Gentrification in Harlem

Imagine living your whole life in a place where the majority of people looked just like you. Then one day you come outside and you see a completely different demographic. It’s a shock to you because this was once such a rare sight. Over time you start to notice new businesses in your neighborhood and new demographics flood in with it. Next thing you know, strangers are in your building and the ones you grew up with are gone. This is gentrification.

The Merriam Webster dictionary definition of Gentrification is the process of renewal and rebuilding accompanying the influx of middle-class or affluent people into deteriorating areas that often displaces poorer residents. This has become a trend in many neighborhoods around New York City. One neighborhood in particular is Harlem. Harlem’s predominant demographic was African Americans. Harlem was known for being the Mecca of Jazz and Blues. From top African American musicians like Duke Ellington and Ella Fitzgerald performing at venues like the Cotton Club.

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Now these people and places are rarely talked about. A large amount of youth in Harlem aren’t even sure what the Cotton Club is or know much about these people because new things have come into the neighborhood. Lance M Freedman says “some youths depending on their age (say someone under 10) will not be able to remember a time when gentrification was not occurring in Harlem. For these youths gentrification will be the norm.” This may be the case but there are also those youth who are aware of the changes but not realizing the impact it may have on them in the future. The entire neighborhood is being gentrified and those living there don’t even realize it.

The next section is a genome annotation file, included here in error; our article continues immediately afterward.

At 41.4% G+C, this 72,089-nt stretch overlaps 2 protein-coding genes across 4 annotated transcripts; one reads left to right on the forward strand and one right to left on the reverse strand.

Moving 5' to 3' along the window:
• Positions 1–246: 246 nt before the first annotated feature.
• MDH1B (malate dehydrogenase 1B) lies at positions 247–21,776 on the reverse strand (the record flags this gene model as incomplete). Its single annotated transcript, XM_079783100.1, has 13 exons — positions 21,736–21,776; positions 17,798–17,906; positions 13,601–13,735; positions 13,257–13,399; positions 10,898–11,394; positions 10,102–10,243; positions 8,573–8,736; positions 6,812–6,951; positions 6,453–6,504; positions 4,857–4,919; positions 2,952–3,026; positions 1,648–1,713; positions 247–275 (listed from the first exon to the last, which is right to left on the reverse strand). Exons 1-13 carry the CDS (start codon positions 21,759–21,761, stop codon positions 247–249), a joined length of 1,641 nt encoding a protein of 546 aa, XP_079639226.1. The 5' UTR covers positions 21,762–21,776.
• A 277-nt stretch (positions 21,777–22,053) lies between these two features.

One of the biggest signs of of gentrification are new businesses like Starbucks or CVS coming into Harlem that once just had local mom and pop shops. In these neighborhoods, children who have grown up there have experienced the changes first hand. These changes have both positive and negative effects on children. For everyone it is a different experience, but most youth don’t know what is going on in their neighborhood. When we surveyed a group of students from the iSchool and asked if they knew what gentrification was most said no.

The iSchool being a very diverse school have students that live all over the city. What stood out during this survey was regardless of where these students lived the vast majority said they noticed a lot of new businesses opening up in their neighborhood showing just how widespread gentrification has become in New York City. In New York City today some believe that gentrification is negative for everyone in the neighborhood, but others believe it is a very good for neighborhoods that were once failing. Why is it negative? In the process of gentrifying many people get displaced. People who have had their families living on the same block for 50 years might have to move because of rent hikes, the result of all the people moving into the neighborhood.

Many old businesses get kicked out, also creating a whole new dynamic in the neighborhood between consumers and business. People who need the job who have lived in the neighborhood forever, are unable to find jobs because the new businesses aren’t always hiring local people. The unemployment rate is 7.2% in the United States according to the Bureau of Labor Statistics. This causes businesses to look for the person with the most degrees and most people being gentrified won’t fill those credentials opposed to the gentrifiers who will most likely get the job. From a youth’s perspective, depending on the age, they may have anger about the gentrification, based in part on their family’s opinions.